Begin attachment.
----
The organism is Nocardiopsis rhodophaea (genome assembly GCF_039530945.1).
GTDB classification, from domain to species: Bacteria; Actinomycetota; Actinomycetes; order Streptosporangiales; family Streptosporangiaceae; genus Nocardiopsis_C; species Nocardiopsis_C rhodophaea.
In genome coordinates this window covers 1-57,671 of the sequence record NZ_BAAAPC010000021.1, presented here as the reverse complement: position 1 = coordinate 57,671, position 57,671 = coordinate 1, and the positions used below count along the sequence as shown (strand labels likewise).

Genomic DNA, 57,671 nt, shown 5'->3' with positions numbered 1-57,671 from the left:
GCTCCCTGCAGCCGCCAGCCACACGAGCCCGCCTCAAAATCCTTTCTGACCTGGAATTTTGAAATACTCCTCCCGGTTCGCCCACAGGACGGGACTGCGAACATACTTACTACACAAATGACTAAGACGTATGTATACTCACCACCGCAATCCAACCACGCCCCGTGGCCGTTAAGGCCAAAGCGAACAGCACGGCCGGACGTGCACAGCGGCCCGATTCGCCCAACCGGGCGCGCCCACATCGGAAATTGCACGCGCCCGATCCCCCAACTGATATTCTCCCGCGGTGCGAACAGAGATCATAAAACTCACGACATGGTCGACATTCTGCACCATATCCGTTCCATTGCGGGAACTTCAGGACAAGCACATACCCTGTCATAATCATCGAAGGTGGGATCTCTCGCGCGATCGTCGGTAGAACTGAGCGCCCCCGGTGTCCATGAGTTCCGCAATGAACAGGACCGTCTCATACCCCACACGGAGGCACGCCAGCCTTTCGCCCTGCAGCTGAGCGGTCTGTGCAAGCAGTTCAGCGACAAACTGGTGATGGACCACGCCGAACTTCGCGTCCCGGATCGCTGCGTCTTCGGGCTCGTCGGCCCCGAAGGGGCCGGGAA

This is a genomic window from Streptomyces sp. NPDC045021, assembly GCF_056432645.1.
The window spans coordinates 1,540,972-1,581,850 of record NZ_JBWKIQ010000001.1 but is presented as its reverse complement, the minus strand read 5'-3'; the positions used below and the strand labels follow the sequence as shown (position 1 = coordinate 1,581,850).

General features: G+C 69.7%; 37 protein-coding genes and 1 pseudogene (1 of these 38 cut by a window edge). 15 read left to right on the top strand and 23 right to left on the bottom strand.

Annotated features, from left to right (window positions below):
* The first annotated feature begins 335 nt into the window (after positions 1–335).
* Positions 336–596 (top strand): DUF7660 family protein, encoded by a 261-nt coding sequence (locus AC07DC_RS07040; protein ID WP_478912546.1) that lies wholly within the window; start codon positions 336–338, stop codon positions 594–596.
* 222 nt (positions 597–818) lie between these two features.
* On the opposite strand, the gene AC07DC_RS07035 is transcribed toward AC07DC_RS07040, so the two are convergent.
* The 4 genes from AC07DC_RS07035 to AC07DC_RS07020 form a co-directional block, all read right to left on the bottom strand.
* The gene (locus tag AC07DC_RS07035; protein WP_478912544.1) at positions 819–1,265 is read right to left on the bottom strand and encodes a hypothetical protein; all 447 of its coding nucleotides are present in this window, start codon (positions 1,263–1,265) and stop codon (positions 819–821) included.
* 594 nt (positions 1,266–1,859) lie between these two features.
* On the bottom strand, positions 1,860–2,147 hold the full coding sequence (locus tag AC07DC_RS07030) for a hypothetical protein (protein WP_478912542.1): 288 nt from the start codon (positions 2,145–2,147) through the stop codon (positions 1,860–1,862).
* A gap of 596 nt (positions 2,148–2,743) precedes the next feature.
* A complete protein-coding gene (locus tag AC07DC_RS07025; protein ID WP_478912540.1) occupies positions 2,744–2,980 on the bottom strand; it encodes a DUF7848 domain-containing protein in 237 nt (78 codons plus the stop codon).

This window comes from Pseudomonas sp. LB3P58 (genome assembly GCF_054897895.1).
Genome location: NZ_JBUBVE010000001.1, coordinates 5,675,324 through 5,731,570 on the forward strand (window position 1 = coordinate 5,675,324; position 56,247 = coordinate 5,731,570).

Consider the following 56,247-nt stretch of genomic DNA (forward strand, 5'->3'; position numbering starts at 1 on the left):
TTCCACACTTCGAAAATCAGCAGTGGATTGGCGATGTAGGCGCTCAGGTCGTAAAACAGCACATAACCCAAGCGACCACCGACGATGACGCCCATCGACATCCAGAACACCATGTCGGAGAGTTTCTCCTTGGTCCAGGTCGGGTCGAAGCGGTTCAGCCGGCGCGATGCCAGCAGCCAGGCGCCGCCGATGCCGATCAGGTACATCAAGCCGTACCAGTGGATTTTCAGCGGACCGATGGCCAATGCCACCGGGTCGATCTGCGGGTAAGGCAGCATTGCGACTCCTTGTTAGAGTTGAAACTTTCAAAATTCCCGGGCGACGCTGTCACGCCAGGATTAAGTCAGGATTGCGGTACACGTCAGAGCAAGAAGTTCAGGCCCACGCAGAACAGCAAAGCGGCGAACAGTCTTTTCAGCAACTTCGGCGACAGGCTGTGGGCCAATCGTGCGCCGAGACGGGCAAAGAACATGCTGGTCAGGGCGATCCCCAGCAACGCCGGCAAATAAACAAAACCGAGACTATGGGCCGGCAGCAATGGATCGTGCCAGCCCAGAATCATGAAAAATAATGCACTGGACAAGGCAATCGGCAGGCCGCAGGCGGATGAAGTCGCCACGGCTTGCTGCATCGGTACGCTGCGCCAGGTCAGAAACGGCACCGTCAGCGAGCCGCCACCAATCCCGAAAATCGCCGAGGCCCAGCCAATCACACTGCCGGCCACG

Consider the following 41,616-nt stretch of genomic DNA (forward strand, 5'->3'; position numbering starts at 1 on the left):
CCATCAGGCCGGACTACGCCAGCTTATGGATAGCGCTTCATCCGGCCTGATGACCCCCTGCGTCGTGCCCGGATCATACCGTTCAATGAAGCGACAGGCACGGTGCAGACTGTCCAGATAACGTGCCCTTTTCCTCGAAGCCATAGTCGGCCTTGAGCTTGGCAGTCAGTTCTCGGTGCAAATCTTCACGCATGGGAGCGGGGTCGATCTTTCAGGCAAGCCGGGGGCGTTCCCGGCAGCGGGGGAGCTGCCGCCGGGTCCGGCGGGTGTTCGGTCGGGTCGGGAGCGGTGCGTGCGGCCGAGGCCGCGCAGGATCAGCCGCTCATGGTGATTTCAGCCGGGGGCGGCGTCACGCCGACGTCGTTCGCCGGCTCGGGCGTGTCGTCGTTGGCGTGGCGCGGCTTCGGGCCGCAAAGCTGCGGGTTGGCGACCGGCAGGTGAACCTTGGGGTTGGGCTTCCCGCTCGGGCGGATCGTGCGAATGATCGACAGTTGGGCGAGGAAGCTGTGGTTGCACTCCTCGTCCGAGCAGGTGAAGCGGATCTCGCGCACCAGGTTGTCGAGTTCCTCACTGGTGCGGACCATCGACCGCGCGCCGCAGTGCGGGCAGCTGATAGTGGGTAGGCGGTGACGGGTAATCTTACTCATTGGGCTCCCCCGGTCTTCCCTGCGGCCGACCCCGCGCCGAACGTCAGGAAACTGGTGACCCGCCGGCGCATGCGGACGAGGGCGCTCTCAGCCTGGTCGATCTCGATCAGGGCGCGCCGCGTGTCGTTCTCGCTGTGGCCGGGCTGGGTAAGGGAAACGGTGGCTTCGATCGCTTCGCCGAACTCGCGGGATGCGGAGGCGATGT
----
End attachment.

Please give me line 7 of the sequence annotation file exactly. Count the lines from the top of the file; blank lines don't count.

The window spans coordinates 1,540,972-1,581,850 of record NZ_JBWKIQ010000001.1 but is presented as its reverse complement, the minus strand read 5'-3'; the positions used below and the strand labels follow the sequence as shown (position 1 = coordinate 1,581,850).